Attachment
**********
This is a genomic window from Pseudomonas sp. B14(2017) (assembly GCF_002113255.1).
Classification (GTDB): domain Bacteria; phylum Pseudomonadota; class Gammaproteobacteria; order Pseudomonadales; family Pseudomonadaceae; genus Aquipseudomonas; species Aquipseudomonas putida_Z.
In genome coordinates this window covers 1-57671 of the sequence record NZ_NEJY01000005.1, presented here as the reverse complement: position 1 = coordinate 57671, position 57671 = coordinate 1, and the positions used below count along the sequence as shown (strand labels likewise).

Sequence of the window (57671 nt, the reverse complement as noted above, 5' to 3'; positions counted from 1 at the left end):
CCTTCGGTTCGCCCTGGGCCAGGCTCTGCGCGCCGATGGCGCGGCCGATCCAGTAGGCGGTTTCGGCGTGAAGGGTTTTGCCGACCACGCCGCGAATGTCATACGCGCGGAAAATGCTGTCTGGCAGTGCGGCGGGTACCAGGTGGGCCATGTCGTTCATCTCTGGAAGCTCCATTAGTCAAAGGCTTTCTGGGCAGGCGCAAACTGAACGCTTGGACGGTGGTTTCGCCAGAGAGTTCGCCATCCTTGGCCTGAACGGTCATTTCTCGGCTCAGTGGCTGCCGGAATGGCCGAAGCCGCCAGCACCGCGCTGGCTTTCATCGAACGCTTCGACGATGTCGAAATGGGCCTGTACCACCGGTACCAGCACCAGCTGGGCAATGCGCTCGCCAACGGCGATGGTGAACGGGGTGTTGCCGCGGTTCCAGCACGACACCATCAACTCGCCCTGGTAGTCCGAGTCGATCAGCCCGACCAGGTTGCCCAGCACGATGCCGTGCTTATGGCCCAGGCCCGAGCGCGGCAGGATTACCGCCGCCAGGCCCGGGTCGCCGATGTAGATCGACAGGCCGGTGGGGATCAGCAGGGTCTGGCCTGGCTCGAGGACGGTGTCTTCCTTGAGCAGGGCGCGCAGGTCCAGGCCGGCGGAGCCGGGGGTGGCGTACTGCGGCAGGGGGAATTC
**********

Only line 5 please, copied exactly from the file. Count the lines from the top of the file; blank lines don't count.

CCTTCGGTTCGCCCTGGGCCAGGCTCTGCGCGCCGATGGCGCGGCCGATCCAGTAGGCGGTTTCGGCGTGAAGGGTTTTGCCGACCACGCCGCGAATGTCATACGCGCGGAAAATGCTGTCTGGCAGTGCGGCGGGTACCAGGTGGGCCATGTCGTTCATCTCTGGAAGCTCCATTAGTCAAAGGCTTTCTGGGCAGGCGCAAACTGAACGCTTGGACGGTGGTTTCGCCAGAGAGTTCGCCATCCTTGGCCTGAACGGTCATTTCTCGGCTCAGTGGCTGCCGGAATGGCCGAAGCCGCCAGCACCGCGCTGGCTTTCATCGAACGCTTCGACGATGTCGAAATGGGCCTGTACCACCGGTACCAGCACCAGCTGGGCAATGCGCTCGCCAACGGCGATGGTGAACGGGGTGTTGCCGCGGTTCCAGCACGACACCATCAACTCGCCCTGGTAGTCCGAGTCGATCAGCCCGACCAGGTTGCCCAGCACGATGCCGTGCTTATGGCCCAGGCCCGAGCGCGGCAGGATTACCGCCGCCAGGCCCGGGTCGCCGATGTAGATCGACAGGCCGGTGGGGATCAGCAGGGTCTGGCCTGGCTCGAGGACGGTGTCTTCCTTGAGCAGGGCGCGCAGGTCCAGGCCGGCGGAGCCGGGGGTGGCGTACTGCGGCAGGGGGAATTC